So all those who go against this Amendment 1 & 2 are oath breaks and are committing a federal crime under Title 5 U.S.C. section 7311.
However I guess taking an oath of office don't mean nothing any more. Sad :(
That's the only accountability "We the People" have to bind Officers & leaders to do the right thing !

Robin47
 

Robin47

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Messages
545
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Susanville, California, USA
I agree, does the Bill of Rights mean what it said's, or are we not to "Ask Permission, and pay for it " to protect ourselves ?
Its a God given DUTY to be armed and protect ones self, and family and even ones neighbor if needed.
Jesus said so in the Bible Luke 22:36 If you don't have a weapon sell your coat and buy one !
I like that :)
So question is does the State have the right to deprive one from exercising there Christian belief ?
The 1st Amendment said's NO " Congress shall make NO law respecting the establishing of religion,or the FREE exercise thereof."
So all those who go against this Amendment 1 & 2 are oath breaks and are committing a federal crime under Title 5 U.S.C. section 7311.
However I guess taking an oath of office don't mean nothing any more. Sad :(
That's the only accountability "We the People" have to bind Officers & leaders to do the right thing !

Robin47
Hey this might be a good case for Religious Discrimination, just thought of that.
Under Luke 22:36, this AB 144 and AB 1527 is a violation of Christian duty and rights !
 

Thundar

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Newport News, Virginia, USA
The Bill of Rights was written to restrict the Federal Government. The 14thA was written to ensure that States were also restricted. This is why religious freedom is written not in the form of the people shall have religious freedom, but with an establishment clause, the government shall not establish....

So identifying absolute rights from a document that is written from the point of view that the governments power is limited is never straight forward, and unfortunately those in black robes (who are part of the government) often make decisions that help the government chip away our rights.
 

sudden valley gunner

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Whatcom County
The Bill of Rights was written to restrict the Federal Government. The 14thA was written to ensure that States were also restricted. This is why religious freedom is written not in the form of the people shall have religious freedom, but with an establishment clause, the government shall not establish....

So identifying absolute rights from a document that is written from the point of view that the governments power is limited is never straight forward, and unfortunately those in black robes (who are part of the government) often make decisions that help the government chip away our rights.
The 14th Amendment did not give broad powers to the federal government to ensure states didn't restrict all rights.
It is very specific and about due process, and privileges.
 

OC for ME

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Messages
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White Oak Plantation
Oh, Joe, you're so smart and we're all so dumb in comparison.

Shall we include a few others?

How about the right to swallow?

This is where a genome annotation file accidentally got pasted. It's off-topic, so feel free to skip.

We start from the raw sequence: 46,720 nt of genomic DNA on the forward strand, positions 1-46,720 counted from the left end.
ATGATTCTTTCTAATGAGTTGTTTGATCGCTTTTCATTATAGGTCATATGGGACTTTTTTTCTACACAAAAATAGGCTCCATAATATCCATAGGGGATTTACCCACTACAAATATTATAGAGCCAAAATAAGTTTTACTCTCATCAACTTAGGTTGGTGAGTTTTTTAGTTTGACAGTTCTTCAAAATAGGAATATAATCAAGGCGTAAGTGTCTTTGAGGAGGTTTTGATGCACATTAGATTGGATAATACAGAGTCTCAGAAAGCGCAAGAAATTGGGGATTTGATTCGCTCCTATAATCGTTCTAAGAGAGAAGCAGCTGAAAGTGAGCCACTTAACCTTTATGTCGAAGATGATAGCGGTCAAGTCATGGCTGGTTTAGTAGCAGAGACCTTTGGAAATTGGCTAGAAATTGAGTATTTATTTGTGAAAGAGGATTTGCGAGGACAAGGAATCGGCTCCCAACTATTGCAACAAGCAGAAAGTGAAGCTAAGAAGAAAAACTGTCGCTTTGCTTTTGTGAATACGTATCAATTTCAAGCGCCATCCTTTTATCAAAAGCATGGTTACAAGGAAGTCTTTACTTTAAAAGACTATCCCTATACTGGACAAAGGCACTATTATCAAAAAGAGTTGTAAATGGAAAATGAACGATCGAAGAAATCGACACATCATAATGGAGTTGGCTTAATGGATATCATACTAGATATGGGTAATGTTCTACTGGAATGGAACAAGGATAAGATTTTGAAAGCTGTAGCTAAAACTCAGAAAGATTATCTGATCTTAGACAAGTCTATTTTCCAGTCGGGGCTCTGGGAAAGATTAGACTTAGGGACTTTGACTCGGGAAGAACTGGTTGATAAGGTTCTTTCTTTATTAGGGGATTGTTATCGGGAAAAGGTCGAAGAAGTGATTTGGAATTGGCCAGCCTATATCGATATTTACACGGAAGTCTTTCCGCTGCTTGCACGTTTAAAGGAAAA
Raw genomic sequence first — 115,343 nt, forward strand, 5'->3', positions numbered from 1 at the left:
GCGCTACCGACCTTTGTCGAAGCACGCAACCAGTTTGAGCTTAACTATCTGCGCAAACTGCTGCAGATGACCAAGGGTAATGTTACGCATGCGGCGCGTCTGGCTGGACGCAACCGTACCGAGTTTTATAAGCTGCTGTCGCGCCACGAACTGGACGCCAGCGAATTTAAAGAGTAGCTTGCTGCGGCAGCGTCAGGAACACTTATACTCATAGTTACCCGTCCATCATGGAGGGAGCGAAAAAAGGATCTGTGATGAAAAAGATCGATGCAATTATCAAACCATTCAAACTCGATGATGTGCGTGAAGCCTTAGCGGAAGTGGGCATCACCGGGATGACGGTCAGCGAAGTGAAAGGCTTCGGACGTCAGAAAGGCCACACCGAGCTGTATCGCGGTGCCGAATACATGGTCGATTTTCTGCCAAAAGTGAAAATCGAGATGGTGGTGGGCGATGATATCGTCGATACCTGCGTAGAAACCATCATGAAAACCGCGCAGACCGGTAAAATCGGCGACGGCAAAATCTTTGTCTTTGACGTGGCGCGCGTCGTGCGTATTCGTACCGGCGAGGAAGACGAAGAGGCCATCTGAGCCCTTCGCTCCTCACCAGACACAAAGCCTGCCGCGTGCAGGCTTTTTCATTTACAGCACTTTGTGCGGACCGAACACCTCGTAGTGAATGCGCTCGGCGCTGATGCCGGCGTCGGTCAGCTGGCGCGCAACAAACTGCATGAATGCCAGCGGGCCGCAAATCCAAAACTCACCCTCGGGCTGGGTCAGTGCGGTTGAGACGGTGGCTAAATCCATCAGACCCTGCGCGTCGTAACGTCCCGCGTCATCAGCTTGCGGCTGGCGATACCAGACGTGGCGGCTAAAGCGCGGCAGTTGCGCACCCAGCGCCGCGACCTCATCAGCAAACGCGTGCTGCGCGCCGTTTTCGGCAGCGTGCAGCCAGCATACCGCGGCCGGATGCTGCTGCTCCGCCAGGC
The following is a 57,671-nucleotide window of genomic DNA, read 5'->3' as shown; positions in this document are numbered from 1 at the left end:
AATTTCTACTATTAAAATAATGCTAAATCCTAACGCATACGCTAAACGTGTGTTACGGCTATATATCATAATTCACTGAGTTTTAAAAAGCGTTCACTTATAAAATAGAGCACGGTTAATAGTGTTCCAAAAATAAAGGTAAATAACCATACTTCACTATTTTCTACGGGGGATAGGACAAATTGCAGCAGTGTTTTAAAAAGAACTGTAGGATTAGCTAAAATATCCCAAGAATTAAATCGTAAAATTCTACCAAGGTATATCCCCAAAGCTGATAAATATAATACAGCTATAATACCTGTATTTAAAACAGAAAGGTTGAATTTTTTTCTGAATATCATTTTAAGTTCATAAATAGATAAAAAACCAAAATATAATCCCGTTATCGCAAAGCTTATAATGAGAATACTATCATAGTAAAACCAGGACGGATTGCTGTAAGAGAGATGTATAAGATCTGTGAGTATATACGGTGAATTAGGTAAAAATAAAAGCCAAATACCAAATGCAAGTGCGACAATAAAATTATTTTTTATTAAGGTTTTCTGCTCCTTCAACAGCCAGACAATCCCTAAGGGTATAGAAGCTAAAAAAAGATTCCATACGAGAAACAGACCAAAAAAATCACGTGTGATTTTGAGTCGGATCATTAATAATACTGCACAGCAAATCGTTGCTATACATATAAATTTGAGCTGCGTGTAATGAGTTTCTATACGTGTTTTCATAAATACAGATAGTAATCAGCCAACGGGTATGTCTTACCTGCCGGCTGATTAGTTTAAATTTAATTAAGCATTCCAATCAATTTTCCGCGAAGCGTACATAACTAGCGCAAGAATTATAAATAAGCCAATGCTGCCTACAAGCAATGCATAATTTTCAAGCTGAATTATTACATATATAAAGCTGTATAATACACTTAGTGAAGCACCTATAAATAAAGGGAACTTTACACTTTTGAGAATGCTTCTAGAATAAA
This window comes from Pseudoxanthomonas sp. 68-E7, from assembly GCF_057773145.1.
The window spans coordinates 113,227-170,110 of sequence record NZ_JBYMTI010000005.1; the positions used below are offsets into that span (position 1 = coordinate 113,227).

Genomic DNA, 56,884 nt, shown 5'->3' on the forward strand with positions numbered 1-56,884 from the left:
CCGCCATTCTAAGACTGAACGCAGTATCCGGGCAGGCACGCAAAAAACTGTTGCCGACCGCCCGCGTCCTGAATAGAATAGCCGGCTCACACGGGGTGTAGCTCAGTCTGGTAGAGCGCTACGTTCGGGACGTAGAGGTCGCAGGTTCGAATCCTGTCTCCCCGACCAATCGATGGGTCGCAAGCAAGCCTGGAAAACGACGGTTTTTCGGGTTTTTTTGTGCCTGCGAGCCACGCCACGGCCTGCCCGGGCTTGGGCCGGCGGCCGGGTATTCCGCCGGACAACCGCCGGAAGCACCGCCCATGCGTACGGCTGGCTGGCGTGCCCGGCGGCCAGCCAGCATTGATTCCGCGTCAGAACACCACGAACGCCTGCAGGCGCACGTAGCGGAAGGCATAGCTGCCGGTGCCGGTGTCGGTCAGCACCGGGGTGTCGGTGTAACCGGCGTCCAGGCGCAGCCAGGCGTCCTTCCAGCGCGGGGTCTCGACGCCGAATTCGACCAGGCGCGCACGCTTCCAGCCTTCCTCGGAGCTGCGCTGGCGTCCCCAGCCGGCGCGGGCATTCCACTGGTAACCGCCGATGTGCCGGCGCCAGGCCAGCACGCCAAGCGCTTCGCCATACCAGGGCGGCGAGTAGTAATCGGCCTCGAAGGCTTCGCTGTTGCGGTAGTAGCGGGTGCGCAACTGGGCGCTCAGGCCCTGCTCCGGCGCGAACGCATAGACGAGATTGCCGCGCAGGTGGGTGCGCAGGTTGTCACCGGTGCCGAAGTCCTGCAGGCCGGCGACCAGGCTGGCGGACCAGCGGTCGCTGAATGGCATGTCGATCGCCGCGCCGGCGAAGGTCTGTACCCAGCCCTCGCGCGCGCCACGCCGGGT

Maybe the right to dislike the color mauve?
Do I have a god given right to digestion?

Your definition of rights and the classical one differ by a few degrees.
Swallow and digestion would fall under that "life, liberty, prosperity/happiness" thing. Mauve? A 1A thing.
 

countryclubjoe

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Joined
Mar 3, 2013
Messages
2,505
Location
nj
The 14th Amendment did not give broad powers to the federal government to ensure states didn't restrict all rights.
It is very specific and about due process, and privileges.
Indeed.. + 1 million

One need only to read, two landmark Supreme Court Cases, Brown v Board Of Education and Bolling v Sharpe, both were decided on the same day 17th May, 1954

In Brown the court declared that State-sponsored racial segregation was "unconstitutional". The court also ruled in Bolling v Sharpe, the constitution barred the Federal Government from segregating the schools in the District of Columbia.

The principle that the federal government may not discriminate, is one that neither the text of the Constitution nor the original understanding can support; the Equal Protection Clause applies only to the states, NOT to the federal government, and the Due Process Clause of the Fifth Amendment, on which Bolling relied, was adopted at a time when slavery was legal in half the United States and the slave trade was protected by the Constitution..

Both cases in my humble opinion, support the " living Constitution theory" and thank the Creator for said Constitution.

My .02
Regards
CCJ
 
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Fallschirjmäger

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The First Amendment didn't abolish or prohibit any state sponsored religions.

It just prohibited Congress from making any laws in respect to religion. At the time of the Constitutions signing and for many years thereafter more than one State had an official state religion. Even years after the ratification of the Fourteenth Amendment, the Supreme Court in United States v. Cruikshank (1876) still held that the First and Second Amendment did not apply to state governments. Maryland, Massachusetts, New Hampshire, Vermont, Connecticut and South Carolina funded their churches from the public treasury when that amendment was written and continued to do so for years afterwards.